Over the last year, Covid has fallen from the third to the eighth leading cause of death in England. A leading expert says the autumn vaccine programme has helped suppress Covid, and the worse people feel after the jab, the more effective it may have been.
New figures from the Government’s Office for National Statistics (ONS) show Covid-19 was the eighth leading cause of death in England this October (accounting for 3.3% of all deaths) and the seventh leading cause of death in Wales (3.5% of all deaths).
Covid’s impact was far outstripped by dementia/Alzheimer’s disease, the leading cause of death, responsible for 11.6% of deaths in England and 10.9% in Wales.
The number of deaths caused by Covid showed a significant fall from the previous two years. Figures for the same month last year show that Covid was still the third leading cause of death in England (accounting for 5.6% of all deaths) and Wales (accounting for 9.5% of all deaths). For the same month in 2020, Covid was also the third most common cause of death in both England and Wales (6.9% of all deaths in England and 7.9% of all deaths in Wales).
The leading testing expert, Dr Quinton Fivelman, PhD, chief scientific officer at London Medical Laboratory, says: “These figures show a significant decline in Covid-related deaths, largely thanks to the effectiveness of the UK’s vaccination programme. This year, the autumn booster targeted both the original strain and Omicron, the prevailing virus variant. The UK was the first to approve a vaccine that included Omicron.”
“Fascinatingly, new research from the USA supports a suspicion that London Medical Laboratory has held for some time: that the greater the reaction people have to their jab, the more effective it may have been. In a study of people receiving a top-up Covid jab, patients had a greater antibody response if they reported a stronger reaction, such as headaches and/or mild fever, versus those who had only localised pain or itchiness around their jab site or no symptoms at all.”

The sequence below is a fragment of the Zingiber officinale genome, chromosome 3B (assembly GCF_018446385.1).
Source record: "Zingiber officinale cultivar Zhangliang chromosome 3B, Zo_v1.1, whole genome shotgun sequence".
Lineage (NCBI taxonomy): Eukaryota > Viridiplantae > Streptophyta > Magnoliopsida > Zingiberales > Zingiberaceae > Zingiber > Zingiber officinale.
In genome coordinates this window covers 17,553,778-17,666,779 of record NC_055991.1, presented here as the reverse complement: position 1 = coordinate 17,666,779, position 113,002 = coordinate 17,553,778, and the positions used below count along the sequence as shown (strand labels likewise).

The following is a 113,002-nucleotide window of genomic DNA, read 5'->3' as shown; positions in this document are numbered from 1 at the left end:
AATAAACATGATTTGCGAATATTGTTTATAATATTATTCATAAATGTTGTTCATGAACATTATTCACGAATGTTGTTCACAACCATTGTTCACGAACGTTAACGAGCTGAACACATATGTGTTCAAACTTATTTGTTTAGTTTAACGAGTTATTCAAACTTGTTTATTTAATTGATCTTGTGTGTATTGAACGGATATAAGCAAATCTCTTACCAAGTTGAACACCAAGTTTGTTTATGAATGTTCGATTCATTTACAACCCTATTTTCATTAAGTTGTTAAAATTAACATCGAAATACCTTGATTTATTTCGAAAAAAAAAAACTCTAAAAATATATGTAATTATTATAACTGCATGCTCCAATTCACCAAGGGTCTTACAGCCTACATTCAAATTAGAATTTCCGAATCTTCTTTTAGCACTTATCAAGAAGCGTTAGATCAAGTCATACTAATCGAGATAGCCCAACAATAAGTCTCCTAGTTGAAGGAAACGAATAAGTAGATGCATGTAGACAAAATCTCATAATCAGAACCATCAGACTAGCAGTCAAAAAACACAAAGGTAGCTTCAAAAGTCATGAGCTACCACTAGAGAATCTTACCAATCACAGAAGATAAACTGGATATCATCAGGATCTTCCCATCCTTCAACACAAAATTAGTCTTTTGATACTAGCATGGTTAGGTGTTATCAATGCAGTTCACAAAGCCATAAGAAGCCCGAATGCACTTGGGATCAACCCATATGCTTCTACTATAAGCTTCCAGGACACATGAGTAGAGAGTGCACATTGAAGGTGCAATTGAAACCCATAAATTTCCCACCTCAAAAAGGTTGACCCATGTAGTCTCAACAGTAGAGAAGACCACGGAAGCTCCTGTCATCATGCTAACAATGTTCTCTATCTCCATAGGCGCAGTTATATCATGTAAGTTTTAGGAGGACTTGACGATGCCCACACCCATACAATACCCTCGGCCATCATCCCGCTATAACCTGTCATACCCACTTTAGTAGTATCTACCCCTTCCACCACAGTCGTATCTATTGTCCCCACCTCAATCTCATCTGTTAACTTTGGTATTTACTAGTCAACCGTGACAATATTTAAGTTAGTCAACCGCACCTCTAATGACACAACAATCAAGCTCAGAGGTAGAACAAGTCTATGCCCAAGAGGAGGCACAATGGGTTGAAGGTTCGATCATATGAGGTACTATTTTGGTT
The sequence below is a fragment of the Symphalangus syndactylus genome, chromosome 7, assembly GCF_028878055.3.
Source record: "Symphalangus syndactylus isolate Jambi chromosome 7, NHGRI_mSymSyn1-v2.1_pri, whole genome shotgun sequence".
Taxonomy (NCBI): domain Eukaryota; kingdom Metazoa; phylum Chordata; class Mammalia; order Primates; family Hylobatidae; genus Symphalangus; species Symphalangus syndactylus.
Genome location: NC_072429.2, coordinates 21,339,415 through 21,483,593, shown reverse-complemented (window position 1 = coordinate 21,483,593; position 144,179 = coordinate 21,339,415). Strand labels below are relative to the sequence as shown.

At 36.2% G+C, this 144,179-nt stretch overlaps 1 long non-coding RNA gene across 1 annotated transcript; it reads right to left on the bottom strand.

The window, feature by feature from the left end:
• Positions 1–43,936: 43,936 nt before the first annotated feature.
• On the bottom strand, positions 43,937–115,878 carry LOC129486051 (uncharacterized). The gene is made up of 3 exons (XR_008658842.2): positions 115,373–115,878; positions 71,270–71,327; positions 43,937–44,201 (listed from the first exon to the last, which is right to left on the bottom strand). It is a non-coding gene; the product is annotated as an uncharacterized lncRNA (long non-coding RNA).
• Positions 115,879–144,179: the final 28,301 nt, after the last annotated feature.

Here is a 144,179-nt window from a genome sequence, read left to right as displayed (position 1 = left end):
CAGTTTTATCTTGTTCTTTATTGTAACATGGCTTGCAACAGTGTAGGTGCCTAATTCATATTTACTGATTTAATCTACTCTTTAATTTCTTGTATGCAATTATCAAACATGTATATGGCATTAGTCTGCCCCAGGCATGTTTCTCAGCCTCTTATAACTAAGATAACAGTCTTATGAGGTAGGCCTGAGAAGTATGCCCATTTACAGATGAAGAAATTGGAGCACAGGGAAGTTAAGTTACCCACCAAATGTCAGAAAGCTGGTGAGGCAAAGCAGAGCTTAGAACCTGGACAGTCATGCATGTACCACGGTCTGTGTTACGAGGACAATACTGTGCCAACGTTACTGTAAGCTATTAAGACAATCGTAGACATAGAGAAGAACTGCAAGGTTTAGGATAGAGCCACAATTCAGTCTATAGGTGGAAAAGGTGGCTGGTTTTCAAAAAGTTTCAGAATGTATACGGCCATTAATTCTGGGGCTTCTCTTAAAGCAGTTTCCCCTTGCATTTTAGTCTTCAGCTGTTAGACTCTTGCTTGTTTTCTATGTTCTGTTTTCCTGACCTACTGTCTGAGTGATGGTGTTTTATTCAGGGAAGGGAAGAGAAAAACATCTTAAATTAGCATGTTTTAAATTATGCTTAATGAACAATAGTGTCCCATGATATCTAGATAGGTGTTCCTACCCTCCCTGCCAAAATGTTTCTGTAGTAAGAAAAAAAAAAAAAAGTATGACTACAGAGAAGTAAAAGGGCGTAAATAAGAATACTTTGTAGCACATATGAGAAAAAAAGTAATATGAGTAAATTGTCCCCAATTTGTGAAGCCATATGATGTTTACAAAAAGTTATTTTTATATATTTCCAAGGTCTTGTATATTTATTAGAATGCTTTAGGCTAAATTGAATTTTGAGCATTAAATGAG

“Research by scientists at Columbia University Medical Center showed that irrespective of their sex, age or weight, people who had post-vaccination symptoms categorised as systemic – fever, chills, muscle pain, nausea, vomiting, headache, and/or moderate to severe fatigue – had a greater antibody response than those with only localised symptoms. This was the case for both the Pfizer and Moderna jabs.”
“These findings should reassure those who develop more noticeable symptoms after their inoculation. It’s likely to signal the vaccine’s effectiveness and a good immune reaction. However, anyone who didn’t have a strong reaction following vaccination shouldn’t be too concerned; 98% of those patients who reported no adverse symptoms following their jab still had some antibody reaction. It was not to the same extent as those who experienced systemic symptoms.”
“If anyone is concerned about their immune response to their jabs and how well they continue to produce and retain antibodies, the new generation blood tests available from London Medical Laboratory are highly accurate, quick and simple. They can be taken either at home through the post or at one of the many drop-in clinics that offer this test across London and nationwide in over 85 selected pharmacies and health stores.”
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